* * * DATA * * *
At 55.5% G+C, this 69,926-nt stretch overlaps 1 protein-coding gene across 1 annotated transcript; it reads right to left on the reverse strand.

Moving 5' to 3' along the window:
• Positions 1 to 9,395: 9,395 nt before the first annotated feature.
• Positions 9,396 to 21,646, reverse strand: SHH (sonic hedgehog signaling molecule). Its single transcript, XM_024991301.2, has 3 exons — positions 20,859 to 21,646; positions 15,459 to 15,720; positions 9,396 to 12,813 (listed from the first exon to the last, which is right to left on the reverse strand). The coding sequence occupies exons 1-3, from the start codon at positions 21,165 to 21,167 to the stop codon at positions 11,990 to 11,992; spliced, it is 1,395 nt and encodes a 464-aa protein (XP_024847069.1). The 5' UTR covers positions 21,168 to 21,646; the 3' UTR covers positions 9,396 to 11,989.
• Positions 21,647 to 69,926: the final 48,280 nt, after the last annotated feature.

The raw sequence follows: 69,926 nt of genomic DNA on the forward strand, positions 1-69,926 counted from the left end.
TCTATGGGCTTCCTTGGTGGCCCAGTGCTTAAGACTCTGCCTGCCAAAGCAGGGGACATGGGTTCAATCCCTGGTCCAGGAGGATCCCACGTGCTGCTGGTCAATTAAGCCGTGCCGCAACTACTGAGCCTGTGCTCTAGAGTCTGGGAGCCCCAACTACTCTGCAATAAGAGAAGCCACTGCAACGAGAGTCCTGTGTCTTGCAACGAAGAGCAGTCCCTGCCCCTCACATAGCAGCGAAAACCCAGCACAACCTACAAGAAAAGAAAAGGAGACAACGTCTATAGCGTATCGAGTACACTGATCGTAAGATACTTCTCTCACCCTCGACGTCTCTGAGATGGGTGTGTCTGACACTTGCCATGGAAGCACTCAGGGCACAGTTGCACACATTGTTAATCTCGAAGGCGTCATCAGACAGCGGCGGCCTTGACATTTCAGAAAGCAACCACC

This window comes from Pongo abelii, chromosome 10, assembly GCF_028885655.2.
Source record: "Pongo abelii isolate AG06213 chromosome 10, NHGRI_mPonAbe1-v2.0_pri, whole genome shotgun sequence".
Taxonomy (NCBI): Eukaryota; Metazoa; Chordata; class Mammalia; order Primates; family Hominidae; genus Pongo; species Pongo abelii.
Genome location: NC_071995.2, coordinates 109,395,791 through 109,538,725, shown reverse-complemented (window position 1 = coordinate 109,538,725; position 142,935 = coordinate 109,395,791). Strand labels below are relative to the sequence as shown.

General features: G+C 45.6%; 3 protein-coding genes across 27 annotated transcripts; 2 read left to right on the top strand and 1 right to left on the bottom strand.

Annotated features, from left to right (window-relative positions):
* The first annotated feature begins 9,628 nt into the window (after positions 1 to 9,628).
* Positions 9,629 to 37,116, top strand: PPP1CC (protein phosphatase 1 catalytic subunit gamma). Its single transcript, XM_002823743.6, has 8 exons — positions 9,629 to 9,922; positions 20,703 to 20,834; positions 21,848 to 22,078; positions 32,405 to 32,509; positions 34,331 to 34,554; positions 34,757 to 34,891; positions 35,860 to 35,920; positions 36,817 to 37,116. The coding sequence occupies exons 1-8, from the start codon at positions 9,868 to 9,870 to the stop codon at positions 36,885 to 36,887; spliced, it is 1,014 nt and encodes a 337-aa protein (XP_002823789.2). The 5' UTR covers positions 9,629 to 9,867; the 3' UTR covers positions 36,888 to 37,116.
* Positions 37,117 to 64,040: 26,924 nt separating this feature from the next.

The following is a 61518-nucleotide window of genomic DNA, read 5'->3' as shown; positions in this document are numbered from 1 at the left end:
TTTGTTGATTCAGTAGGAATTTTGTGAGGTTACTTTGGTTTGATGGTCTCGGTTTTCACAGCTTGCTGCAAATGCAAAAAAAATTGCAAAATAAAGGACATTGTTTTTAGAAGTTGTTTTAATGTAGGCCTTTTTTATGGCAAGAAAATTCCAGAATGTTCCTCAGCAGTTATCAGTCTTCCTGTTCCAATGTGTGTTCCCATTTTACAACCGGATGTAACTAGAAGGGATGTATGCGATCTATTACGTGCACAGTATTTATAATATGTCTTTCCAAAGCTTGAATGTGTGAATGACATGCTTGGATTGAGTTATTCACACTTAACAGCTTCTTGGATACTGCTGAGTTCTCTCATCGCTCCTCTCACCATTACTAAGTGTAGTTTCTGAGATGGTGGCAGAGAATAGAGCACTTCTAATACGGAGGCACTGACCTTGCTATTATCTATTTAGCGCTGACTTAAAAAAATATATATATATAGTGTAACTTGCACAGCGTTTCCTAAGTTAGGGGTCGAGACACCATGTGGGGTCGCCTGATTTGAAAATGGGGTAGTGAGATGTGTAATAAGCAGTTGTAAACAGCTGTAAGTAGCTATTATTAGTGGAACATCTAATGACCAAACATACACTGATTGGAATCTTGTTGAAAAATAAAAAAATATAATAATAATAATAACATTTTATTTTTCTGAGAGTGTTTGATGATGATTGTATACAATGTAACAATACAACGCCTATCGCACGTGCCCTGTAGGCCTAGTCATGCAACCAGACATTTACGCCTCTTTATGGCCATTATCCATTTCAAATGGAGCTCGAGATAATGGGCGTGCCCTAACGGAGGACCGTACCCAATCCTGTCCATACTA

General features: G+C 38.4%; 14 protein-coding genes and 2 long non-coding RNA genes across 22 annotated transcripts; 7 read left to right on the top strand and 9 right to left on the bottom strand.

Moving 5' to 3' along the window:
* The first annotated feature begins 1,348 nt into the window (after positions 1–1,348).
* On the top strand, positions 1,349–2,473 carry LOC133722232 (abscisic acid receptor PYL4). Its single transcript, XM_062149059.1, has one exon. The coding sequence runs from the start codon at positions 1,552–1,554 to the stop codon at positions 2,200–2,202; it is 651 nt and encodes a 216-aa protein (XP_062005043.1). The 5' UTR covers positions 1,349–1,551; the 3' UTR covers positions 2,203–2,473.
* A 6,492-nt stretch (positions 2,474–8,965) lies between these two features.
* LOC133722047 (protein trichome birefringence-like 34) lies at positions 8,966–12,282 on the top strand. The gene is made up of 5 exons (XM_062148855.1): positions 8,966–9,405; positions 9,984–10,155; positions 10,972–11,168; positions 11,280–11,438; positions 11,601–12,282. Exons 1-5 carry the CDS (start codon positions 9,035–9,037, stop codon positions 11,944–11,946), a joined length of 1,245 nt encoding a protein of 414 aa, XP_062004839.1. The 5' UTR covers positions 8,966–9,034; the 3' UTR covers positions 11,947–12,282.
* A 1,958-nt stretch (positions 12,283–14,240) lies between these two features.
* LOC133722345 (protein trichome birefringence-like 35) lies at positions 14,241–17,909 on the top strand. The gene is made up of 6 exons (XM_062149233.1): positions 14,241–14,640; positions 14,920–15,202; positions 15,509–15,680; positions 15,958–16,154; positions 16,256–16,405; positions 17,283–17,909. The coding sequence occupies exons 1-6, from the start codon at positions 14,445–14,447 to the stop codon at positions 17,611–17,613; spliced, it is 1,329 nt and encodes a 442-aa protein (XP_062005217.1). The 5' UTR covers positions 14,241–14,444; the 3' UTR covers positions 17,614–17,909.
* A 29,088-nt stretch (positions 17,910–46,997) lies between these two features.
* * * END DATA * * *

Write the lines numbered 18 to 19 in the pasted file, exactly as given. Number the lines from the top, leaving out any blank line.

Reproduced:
TTTGTTGATTCAGTAGGAATTTTGTGAGGTTACTTTGGTTTGATGGTCTCGGTTTTCACAGCTTGCTGCAAATGCAAAAAAAATTGCAAAATAAAGGACATTGTTTTTAGAAGTTGTTTTAATGTAGGCCTTTTTTATGGCAAGAAAATTCCAGAATGTTCCTCAGCAGTTATCAGTCTTCCTGTTCCAATGTGTGTTCCCATTTTACAACCGGATGTAACTAGAAGGGATGTATGCGATCTATTACGTGCACAGTATTTATAATATGTCTTTCCAAAGCTTGAATGTGTGAATGACATGCTTGGATTGAGTTATTCACACTTAACAGCTTCTTGGATACTGCTGAGTTCTCTCATCGCTCCTCTCACCATTACTAAGTGTAGTTTCTGAGATGGTGGCAGAGAATAGAGCACTTCTAATACGGAGGCACTGACCTTGCTATTATCTATTTAGCGCTGACTTAAAAAAATATATATATATAGTGTAACTTGCACAGCGTTTCCTAAGTTAGGGGTCGAGACACCATGTGGGGTCGCCTGATTTGAAAATGGGGTAGTGAGATGTGTAATAAGCAGTTGTAAACAGCTGTAAGTAGCTATTATTAGTGGAACATCTAATGACCAAACATACACTGATTGGAATCTTGTTGAAAAATAAAAAAATATAATAATAATAATAACATTTTATTTTTCTGAGAGTGTTTGATGATGATTGTATACAATGTAACAATACAACGCCTATCGCACGTGCCCTGTAGGCCTAGTCATGCAACCAGACATTTACGCCTCTTTATGGCCATTATCCATTTCAAATGGAGCTCGAGATAATGGGCGTGCCCTAACGGAGGACCGTACCCAATCCTGTCCATACTA

General features: G+C 38.4%; 14 protein-coding genes and 2 long non-coding RNA genes across 22 annotated transcripts; 7 read left to right on the top strand and 9 right to left on the bottom strand.